Coronavirus: Students from China cancel trip to Jersey
STUDENTS from a Beijing school who were due to travel to Jersey for an annual visit to Hautlieu have cancelled their trip because of fears over the deadly Coronavirus.
So far, nearly 850 cases of the disease have been confirmed, with the death toll yesterday rising to 26.
The disease originated in Wuhan, China, and the city has now been placed on lock-down, with people stopped from entering and leaving to minimise any chance of the virus spreading. Ten other cities in the country have also since done the same.
Cases are now being confirmed in the US, Japan, South Korea, Thailand, Singapore and Hong Kong. Yesterday, Public Health England confirmed that 14 people had been tested for the virus in the UK, with all the results being negative.
And, earlier this week, Jersey doctors were issued instructions about what to do if they suspected someone of having the virus, including isolating them in a ‘negative-pressure single room’.
In a letter to all parents, Nick Falle, head teacher at Hautlieu, said he supported the decision to cancel the trip.
‘This morning I have had contact with Principal Shen in Beijing and after careful consideration his decision has been to cancel BaYi School’s visit to the UK and Jersey – a perhaps inevitable move, given the developing situation. As noted in previous correspondence, we have also been monitoring the situation closely and I fully support my counterpart’s decision,’ he said.
‘Whilst this is obviously a disappointment for the BaYi and Hautlieu communities, our shared priority will always be the wellbeing of all involved in a school exchange.
‘We now look forward to the next opportunity to collaborate with BaYi School and to experience the magic that happens when our young people get together. As always, thank you for your ongoing support of Hautlieu.’
Hautlieu and BaYi School’s relationship began in 2011 when the two twinned. In 2014, on an annual two-week tour of Britain, the Beijing school took a day-trip to Jersey from London, with students performing dances and poetry for their Jersey counterparts and the two schools taking part in joint lessons. Previously Jersey students have visited BaYi High School, where they attended classes, took part in kung-fu lessons and stayed with Chinese families.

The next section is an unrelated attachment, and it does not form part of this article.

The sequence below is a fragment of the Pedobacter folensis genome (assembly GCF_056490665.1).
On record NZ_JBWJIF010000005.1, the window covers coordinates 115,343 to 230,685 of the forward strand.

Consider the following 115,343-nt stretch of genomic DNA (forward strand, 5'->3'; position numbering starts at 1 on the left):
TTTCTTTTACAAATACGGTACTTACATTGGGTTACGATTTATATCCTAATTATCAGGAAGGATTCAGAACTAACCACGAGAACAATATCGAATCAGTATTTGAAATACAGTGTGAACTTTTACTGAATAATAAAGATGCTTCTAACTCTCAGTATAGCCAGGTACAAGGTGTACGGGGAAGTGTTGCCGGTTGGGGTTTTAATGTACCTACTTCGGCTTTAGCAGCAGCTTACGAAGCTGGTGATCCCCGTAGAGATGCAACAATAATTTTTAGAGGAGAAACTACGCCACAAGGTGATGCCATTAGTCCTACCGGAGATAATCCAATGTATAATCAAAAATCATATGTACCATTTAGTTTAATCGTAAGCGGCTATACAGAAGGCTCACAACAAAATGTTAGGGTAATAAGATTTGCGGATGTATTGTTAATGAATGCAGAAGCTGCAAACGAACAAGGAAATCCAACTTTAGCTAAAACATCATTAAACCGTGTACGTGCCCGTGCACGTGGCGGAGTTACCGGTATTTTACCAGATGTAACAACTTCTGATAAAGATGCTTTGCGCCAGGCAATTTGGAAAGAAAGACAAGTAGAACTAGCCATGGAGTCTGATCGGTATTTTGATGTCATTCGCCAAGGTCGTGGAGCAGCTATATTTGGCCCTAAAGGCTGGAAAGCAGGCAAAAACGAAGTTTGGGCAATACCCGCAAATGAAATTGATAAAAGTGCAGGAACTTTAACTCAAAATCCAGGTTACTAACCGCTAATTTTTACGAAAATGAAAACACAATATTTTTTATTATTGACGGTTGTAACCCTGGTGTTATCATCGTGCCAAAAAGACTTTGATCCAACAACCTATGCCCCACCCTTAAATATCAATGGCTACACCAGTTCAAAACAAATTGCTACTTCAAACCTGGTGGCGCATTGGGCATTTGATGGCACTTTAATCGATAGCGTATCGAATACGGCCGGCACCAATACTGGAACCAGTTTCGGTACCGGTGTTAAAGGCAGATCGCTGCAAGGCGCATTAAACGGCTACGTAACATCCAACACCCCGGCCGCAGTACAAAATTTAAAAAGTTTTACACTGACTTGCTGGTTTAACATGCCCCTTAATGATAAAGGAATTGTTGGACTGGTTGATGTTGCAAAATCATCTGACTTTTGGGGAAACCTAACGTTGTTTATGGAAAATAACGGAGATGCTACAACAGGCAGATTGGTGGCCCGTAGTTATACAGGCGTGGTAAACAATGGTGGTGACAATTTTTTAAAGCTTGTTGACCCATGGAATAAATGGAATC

According to the World Health Organisation, there is no vaccine for the mutating virus, which can cause pneumonia.
When a new strain emerges that has not been identified, it becomes known as a ‘novel coronavirus’.
Coronaviruses fall within a large family of viruses which include the common cold and SARS, which killed almost 800 people during an outbreak in 2002 and 2003.
The WHO’s emergency committee has not classed the outbreak as a public health emergency of international concern.
And yesterday, members of Jersey’s medical community along with representatives from Ports of Jersey and the emergency services met to discuss the situation.
One of those who attended, Dr Ivan Muscat, Jersey’s consultant microbiologist, said: ‘We shared information about what we know about the coronavirus and what our response would be to it in Jersey,’ he said.
‘We are going to meet on a regular basis with the regularity depending on the acuity of the situation.’
Dr Muscat added that screening passengers arriving through Jersey’s ports had been discussed but the measure had been deemed currently unnecessary.
He also said that despite the intense media coverage, there had been a 3-4% mortality rate and those who had died were already in poor health.
'I'm sick to death of going completely around in a circle... we should be telling the public as soon as possible'
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